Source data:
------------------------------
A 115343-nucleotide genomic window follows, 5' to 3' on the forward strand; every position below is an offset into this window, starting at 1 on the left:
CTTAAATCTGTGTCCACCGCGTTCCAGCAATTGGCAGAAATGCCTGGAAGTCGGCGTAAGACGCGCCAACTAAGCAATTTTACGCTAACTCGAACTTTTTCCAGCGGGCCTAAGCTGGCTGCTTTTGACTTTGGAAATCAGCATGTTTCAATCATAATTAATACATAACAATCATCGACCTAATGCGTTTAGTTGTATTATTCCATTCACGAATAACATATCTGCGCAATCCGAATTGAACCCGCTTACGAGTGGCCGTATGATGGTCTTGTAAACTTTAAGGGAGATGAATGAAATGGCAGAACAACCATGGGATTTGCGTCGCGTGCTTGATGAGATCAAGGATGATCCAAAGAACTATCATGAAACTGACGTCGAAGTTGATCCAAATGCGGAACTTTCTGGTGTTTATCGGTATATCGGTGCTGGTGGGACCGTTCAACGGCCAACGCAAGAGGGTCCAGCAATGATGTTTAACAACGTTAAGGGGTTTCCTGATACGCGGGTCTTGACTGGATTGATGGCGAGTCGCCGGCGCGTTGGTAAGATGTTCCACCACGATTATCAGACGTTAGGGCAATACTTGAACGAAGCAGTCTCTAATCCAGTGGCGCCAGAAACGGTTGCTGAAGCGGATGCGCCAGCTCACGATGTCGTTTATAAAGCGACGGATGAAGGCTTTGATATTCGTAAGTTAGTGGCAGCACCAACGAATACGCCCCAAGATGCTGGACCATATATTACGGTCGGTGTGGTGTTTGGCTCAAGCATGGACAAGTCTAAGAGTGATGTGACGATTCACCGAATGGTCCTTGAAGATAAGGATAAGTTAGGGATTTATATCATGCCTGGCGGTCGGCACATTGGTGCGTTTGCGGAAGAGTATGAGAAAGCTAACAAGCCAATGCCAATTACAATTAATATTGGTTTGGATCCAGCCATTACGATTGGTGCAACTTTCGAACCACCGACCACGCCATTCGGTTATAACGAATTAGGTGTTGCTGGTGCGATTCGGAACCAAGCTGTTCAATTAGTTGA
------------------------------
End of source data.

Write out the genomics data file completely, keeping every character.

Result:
A 115343-nucleotide genomic window follows, 5' to 3' on the forward strand; every position below is an offset into this window, starting at 1 on the left:
CTTAAATCTGTGTCCACCGCGTTCCAGCAATTGGCAGAAATGCCTGGAAGTCGGCGTAAGACGCGCCAACTAAGCAATTTTACGCTAACTCGAACTTTTTCCAGCGGGCCTAAGCTGGCTGCTTTTGACTTTGGAAATCAGCATGTTTCAATCATAATTAATACATAACAATCATCGACCTAATGCGTTTAGTTGTATTATTCCATTCACGAATAACATATCTGCGCAATCCGAATTGAACCCGCTTACGAGTGGCCGTATGATGGTCTTGTAAACTTTAAGGGAGATGAATGAAATGGCAGAACAACCATGGGATTTGCGTCGCGTGCTTGATGAGATCAAGGATGATCCAAAGAACTATCATGAAACTGACGTCGAAGTTGATCCAAATGCGGAACTTTCTGGTGTTTATCGGTATATCGGTGCTGGTGGGACCGTTCAACGGCCAACGCAAGAGGGTCCAGCAATGATGTTTAACAACGTTAAGGGGTTTCCTGATACGCGGGTCTTGACTGGATTGATGGCGAGTCGCCGGCGCGTTGGTAAGATGTTCCACCACGATTATCAGACGTTAGGGCAATACTTGAACGAAGCAGTCTCTAATCCAGTGGCGCCAGAAACGGTTGCTGAAGCGGATGCGCCAGCTCACGATGTCGTTTATAAAGCGACGGATGAAGGCTTTGATATTCGTAAGTTAGTGGCAGCACCAACGAATACGCCCCAAGATGCTGGACCATATATTACGGTCGGTGTGGTGTTTGGCTCAAGCATGGACAAGTCTAAGAGTGATGTGACGATTCACCGAATGGTCCTTGAAGATAAGGATAAGTTAGGGATTTATATCATGCCTGGCGGTCGGCACATTGGTGCGTTTGCGGAAGAGTATGAGAAAGCTAACAAGCCAATGCCAATTACAATTAATATTGGTTTGGATCCAGCCATTACGATTGGTGCAACTTTCGAACCACCGACCACGCCATTCGGTTATAACGAATTAGGTGTTGCTGGTGCGATTCGGAACCAAGCTGTTCAATTAGTTGA